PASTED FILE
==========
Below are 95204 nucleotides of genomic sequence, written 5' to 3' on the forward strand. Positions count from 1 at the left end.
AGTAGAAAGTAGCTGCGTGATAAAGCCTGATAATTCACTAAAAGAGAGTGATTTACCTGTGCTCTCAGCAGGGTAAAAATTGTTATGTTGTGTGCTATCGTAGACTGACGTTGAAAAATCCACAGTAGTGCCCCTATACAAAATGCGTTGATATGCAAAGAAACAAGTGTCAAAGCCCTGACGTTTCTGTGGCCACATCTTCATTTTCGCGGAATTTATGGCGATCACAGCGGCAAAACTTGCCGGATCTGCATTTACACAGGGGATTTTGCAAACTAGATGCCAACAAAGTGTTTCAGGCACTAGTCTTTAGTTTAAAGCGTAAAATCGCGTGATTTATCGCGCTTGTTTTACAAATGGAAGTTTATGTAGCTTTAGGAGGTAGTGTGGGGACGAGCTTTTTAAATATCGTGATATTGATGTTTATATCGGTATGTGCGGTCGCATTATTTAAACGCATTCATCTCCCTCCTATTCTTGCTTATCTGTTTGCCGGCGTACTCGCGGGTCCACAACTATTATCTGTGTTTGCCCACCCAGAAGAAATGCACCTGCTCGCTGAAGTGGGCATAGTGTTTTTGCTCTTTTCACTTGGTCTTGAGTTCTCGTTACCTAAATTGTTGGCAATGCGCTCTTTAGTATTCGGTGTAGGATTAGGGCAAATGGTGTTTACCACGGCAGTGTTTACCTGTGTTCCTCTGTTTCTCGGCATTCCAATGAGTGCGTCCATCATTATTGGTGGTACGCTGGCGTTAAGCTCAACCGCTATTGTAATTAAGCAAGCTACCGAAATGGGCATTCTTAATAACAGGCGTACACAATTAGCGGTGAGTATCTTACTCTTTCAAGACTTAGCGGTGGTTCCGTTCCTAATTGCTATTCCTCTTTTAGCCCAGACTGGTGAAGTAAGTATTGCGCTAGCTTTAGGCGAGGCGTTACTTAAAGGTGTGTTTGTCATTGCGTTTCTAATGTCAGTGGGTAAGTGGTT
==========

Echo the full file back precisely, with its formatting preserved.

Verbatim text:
Below are 95204 nucleotides of genomic sequence, written 5' to 3' on the forward strand. Positions count from 1 at the left end.
AGTAGAAAGTAGCTGCGTGATAAAGCCTGATAATTCACTAAAAGAGAGTGATTTACCTGTGCTCTCAGCAGGGTAAAAATTGTTATGTTGTGTGCTATCGTAGACTGACGTTGAAAAATCCACAGTAGTGCCCCTATACAAAATGCGTTGATATGCAAAGAAACAAGTGTCAAAGCCCTGACGTTTCTGTGGCCACATCTTCATTTTCGCGGAATTTATGGCGATCACAGCGGCAAAACTTGCCGGATCTGCATTTACACAGGGGATTTTGCAAACTAGATGCCAACAAAGTGTTTCAGGCACTAGTCTTTAGTTTAAAGCGTAAAATCGCGTGATTTATCGCGCTTGTTTTACAAATGGAAGTTTATGTAGCTTTAGGAGGTAGTGTGGGGACGAGCTTTTTAAATATCGTGATATTGATGTTTATATCGGTATGTGCGGTCGCATTATTTAAACGCATTCATCTCCCTCCTATTCTTGCTTATCTGTTTGCCGGCGTACTCGCGGGTCCACAACTATTATCTGTGTTTGCCCACCCAGAAGAAATGCACCTGCTCGCTGAAGTGGGCATAGTGTTTTTGCTCTTTTCACTTGGTCTTGAGTTCTCGTTACCTAAATTGTTGGCAATGCGCTCTTTAGTATTCGGTGTAGGATTAGGGCAAATGGTGTTTACCACGGCAGTGTTTACCTGTGTTCCTCTGTTTCTCGGCATTCCAATGAGTGCGTCCATCATTATTGGTGGTACGCTGGCGTTAAGCTCAACCGCTATTGTAATTAAGCAAGCTACCGAAATGGGCATTCTTAATAACAGGCGTACACAATTAGCGGTGAGTATCTTACTCTTTCAAGACTTAGCGGTGGTTCCGTTCCTAATTGCTATTCCTCTTTTAGCCCAGACTGGTGAAGTAAGTATTGCGCTAGCTTTAGGCGAGGCGTTACTTAAAGGTGTGTTTGTCATTGCGTTTCTAATGTCAGTGGGTAAGTGGTT